6 Tips to Keep Your Pets Safe During the Holidays
6 Tips to Keep Your Pets Safe During the Holidays
The holidays. Such a wonderful time of year. With family, friends and festive gatherings abound, it's no wonder why this time of year makes our spirits bright. But, with so many activities, it's easily to overlook a few things when it comes to keeping your pets safe throughout the holiday season.
Here are a few simple tips to ensure your pets can safely still be apart of your festivities.
As you are most likely familiar, chocolate, onions, raisins, grapes and alcohol are toxic to pets. So, if your roast is basted in onions and you have extra slices of yule log, do not share them with your four-legged family member.
Plants, Flowers and Other Unlikely Hazards
Familiarize yourself with plants and flowers that are toxic to pets. This is important for giving as well as receiving. Holly and mistletoe can be toxic. For those who simply cannot leave poinsettias out of their decor, they're generally not toxic. If the leaves are consumed, they may cause nausea and vomiting, however it would take a large amount to cause poisoning. Most animals will not eat enough due to the irritating taste and feel from the sap.
The ASPCA offers a comprehensive lists of toxic and non-toxic plants.
With guests in the home, there are often unfamiliar items which your pet may want to examine ... and possibly ingest. Suitcases lying open in a room may be a big temptation for your pets. Snacks, medicines or even the errant sock left behind by an unknowing guest, could be inviting for your pet. Make sure all of your medications are locked behind secure doors, and tell your guests to keep their meds zipped up and packed away, too.
Should your pet ingest something they shouldn’t have, please call the ASPCA Animal Poison Control Center at 1.888.426.4435.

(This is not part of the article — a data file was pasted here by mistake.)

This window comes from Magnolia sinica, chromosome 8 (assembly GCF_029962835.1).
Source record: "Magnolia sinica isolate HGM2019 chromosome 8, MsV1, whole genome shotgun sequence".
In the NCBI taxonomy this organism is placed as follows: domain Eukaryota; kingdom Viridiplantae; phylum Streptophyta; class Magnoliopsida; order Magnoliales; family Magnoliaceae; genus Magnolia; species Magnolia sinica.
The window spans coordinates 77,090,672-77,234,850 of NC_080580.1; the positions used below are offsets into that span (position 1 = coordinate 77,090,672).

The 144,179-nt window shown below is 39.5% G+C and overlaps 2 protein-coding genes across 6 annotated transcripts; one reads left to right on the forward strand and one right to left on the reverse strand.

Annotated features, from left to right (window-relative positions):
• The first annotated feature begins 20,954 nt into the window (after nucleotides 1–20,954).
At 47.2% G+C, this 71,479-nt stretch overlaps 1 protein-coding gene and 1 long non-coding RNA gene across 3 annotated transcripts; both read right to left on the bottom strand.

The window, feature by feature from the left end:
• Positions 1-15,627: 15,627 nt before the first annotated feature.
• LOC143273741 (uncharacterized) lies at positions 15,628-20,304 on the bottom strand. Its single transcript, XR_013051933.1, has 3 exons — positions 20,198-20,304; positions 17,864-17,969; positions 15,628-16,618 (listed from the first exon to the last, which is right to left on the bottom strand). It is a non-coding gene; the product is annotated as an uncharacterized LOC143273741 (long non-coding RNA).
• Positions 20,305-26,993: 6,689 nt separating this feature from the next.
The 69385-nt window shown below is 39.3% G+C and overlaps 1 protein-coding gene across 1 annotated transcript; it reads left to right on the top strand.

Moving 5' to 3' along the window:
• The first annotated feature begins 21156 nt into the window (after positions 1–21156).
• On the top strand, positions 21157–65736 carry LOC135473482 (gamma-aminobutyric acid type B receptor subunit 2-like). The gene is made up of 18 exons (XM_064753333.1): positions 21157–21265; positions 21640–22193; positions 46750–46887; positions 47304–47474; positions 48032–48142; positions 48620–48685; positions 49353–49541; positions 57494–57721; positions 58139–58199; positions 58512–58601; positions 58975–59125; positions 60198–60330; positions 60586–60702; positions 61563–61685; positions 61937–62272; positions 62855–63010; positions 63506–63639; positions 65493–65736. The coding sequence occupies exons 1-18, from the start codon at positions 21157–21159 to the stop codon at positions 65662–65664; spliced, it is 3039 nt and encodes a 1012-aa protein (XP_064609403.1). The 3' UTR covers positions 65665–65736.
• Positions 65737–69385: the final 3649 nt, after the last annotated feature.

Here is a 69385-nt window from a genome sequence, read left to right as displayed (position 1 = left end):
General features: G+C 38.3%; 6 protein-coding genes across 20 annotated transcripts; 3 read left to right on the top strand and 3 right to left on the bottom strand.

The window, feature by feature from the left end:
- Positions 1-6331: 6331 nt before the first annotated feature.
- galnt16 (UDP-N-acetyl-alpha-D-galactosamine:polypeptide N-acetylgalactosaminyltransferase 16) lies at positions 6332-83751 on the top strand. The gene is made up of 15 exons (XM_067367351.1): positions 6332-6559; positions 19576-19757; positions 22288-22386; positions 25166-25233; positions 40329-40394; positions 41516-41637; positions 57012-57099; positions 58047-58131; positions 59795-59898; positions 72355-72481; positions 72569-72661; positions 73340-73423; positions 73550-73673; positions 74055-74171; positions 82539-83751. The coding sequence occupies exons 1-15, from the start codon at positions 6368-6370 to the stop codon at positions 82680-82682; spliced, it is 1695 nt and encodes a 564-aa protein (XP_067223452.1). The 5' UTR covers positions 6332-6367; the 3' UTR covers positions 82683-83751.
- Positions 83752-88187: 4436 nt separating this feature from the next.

Oh, Christmas Tree
Bringing a real tree into your home for the holidays is beautiful and festive but be wary that your dogs and cats may be very interested in it – afterall, you’re brining in a little bit of the outdoors into your home. If you notice that Fido or Fluffy sizing it up, make sure that it’s secured. One solid leap from a cat or an excited jump from your pooch could send your tree toppling over on to more than just the neatly wrapped packages beneath it. Also, be sure that your pets aren’t drinking the tree water as it can be toxic if ingested.
Keep an eye on low-hanging decorations. Jingle bells, tinsel, ribbon and ornaments may looks like toys to your pets. An innocent swat with a paw could lead to chewing and swallowing – and eventually a trip to the emergency vet. Tinsel is especially dangerous. It can easily wrap itself around your pet’s intestines or ball up in their stomach once ingested.
This advice also extends to your New Year’s decorating as well. While balloons are great decorations, they don’t make good toys for pets. Your cat or dog can be startled if they pop, and possibly choke on or swallow the fragments. Balloon ribbons can also be a problem, particularly for cats who enjoy chasing and chewing on them. And, like tinsel, ingesting ribbon can cause vomiting or intestinal blockage.
Wires from decorative lights can be an invitation for cats and dogs to gnaw on or get tangled in. To discourage chewing, mix up a blend of lemon juice, cayenne pepper and water. Combine the ingredients in a spray bottle and douse the cords in the solution. One taste and even the most stubborn pet will stop. A moment of your pet’s discomfort is certainly better than a shock or electrical fire.
The Menorah or Other Holiday Candles
As you light the candles, out of the corner of your eye you see your cat crouched down, eyes dilated, backside wiggling ... we all know where this is going, and it won't end well. If pyrotechnics is not what you had in mind as an accompaniment to your latkes, keep your kitty away from the mesmerizing flames. We suggest placing your menorah in a spot where kitty can't get to it or consider opting for an electric version. This also applies to the special holiday candles, votives and centerpieces.
Keeping Your Pets Comfortable During the Holidays
After you make your house safe for your pets, give them the extra comfort they need during this busy season. Give your pet his own quiet space to retreat to – complete with fresh water and a place to snuggle. Shy pups and cats might want to hide out under a piece of furniture, in their carrying case or in a separate room away from the hubbub.
If your animal-loving guests would like to give your pets a little extra attention and exercise while you're busy tending to the party, ask them to feel free to start a nice play or petting session.
As you celebrate the New Year, be aware that noisy poppers can terrify pets and cause possible damage to sensitive ears. And remember that many pets are also scared of fireworks, so be sure to secure them in a safe, escape-proof area as midnight approaches.
We wish all of our current and future PetGuardians™ and their beloved pets a safe, happy holiday season!